Hall of Famer Lee MacPhail passes away at age 95

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Lee MacPhail, the Hall of Fame baseball executive and father of former Orioles, Cubs, and Twins general manager Andy MacPhail, has passed away at age 95.

MacPhail’s father, Larry MacPhail, is also in the Hall of Fame, making them the only father-son duo in Cooperstown.

Here’s an excerpt from the press release MLB sent announcing his death:

Beginning with the Yankees in 1949, MacPhail served as the Farm Director and Player Personnel Director for 10 years, building a system that led the team to seven World Series championships and nine pennants during his tenure.

In 1959, he became the general manager for the Baltimore Orioles, laying the groundwork for the 1966 World Series championship team as well as one of the most successful franchises in the modern era.

In 1965, MacPhail became the chief administrative assistant to newly elected commissioner William Eckert. The Sporting News named him Executive of the Year in 1966. He then returned to the Yankees as general manager from 1967 to 1973 before being elected president of the American League.

Condolences to one of the most important, influential families in baseball history.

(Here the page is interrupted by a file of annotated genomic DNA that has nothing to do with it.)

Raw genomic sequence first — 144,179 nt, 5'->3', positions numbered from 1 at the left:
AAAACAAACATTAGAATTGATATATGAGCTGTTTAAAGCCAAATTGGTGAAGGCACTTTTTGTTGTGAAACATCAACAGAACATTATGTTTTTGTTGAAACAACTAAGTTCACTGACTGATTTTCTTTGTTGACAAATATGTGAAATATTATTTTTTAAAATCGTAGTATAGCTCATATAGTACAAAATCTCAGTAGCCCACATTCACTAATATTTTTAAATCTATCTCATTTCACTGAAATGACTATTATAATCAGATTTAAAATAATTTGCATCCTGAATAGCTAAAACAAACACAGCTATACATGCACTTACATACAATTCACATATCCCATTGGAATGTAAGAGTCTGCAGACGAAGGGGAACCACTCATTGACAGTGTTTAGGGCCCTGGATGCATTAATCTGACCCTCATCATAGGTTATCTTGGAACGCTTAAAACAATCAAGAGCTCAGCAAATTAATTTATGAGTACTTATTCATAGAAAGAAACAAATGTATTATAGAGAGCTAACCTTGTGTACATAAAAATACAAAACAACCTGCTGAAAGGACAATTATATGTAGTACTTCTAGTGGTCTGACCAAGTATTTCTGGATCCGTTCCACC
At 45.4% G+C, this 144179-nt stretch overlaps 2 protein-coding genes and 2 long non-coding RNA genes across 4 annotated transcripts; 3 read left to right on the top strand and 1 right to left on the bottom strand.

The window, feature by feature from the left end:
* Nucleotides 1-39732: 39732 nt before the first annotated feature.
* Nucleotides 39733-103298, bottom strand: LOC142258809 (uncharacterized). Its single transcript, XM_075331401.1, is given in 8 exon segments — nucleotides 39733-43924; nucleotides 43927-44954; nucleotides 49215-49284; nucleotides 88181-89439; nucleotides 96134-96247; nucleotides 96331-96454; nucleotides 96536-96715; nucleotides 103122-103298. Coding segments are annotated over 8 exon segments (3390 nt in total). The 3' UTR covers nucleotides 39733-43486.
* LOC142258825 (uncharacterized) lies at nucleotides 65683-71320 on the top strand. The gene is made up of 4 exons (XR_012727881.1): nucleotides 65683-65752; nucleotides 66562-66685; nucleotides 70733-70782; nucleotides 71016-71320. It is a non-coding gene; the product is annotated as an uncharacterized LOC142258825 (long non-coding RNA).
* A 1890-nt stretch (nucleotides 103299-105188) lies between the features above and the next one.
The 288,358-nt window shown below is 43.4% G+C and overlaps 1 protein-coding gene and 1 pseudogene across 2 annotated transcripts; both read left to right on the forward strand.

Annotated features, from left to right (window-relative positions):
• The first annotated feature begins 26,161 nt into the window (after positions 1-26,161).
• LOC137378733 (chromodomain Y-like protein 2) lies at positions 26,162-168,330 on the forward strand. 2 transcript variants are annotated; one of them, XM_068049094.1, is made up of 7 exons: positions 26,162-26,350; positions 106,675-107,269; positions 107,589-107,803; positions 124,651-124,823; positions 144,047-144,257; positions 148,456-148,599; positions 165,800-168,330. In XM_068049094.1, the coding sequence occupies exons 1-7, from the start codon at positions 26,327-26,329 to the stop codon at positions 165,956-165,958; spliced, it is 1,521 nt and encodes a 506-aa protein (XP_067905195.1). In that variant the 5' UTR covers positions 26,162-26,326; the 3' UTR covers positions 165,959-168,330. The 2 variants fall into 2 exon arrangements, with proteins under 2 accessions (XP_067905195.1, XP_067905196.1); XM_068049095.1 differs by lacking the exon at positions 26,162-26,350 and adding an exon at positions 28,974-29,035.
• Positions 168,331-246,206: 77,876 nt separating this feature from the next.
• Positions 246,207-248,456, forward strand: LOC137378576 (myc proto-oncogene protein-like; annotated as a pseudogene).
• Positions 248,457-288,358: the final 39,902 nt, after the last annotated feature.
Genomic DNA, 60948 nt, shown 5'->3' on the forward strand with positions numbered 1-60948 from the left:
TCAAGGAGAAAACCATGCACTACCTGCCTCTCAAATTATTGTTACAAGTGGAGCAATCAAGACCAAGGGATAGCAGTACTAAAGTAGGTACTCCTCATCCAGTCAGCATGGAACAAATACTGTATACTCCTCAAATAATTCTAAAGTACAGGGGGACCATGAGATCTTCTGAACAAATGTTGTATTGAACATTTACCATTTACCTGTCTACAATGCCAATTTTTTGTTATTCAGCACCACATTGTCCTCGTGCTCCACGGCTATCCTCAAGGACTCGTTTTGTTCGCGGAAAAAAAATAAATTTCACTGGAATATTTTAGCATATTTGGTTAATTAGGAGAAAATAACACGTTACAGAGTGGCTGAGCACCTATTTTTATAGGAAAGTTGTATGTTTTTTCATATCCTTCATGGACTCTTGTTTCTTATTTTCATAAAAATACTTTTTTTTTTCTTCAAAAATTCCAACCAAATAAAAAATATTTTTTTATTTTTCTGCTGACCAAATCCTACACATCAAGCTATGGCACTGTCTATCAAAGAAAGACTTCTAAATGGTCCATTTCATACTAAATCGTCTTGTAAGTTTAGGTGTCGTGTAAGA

Kenley Jansen’s consecutive saves streak ends at 34

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Dodgers closer Kenley Jansen gave up three runs in the top of the ninth inning during Sunday’s game against the Braves, blowing his first save since August 26 last season. He had converted 34 consecutive saves.

Jansen yielded back-to-back singles to lead off the ninth inning, staked to a 4-1 lead. After getting two outs, Matt Adams hit a three-run home run down the right field line to knot the game at four apiece.

After Sunday’s lackluster performance, Jansen is now 24-for-25 in save chances this season with a 1.49 ERA and a 62/2 K/BB ratio in 42 1/3 innings.

Zach Britton sets American League record with 55th consecutive save

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Orioles closer Zach Britton finished Sunday’s 9-7 victory over the Astros with a scoreless ninth inning, earning his sixth save of the season. He has now earned the save in 55 consecutive opportunities dating back to September 2015, setting a new American League record. Tom Gordon previously held the record with 54 consecutive saves. Eric Gagne holds the major league record at 84.

Britton’s last blown save came on September 20, 2015, then converted two more saves before the end of the regular season. He went 47-for-47 in save chances last season and is six-for-six so far this year.

Along with his six saves, Britton has a 2.65 ERA and a 13/8 K/BB ratio in 17 innings this season. The lefty came off the disabled list earlier this month after missing two months with a strained left forearm.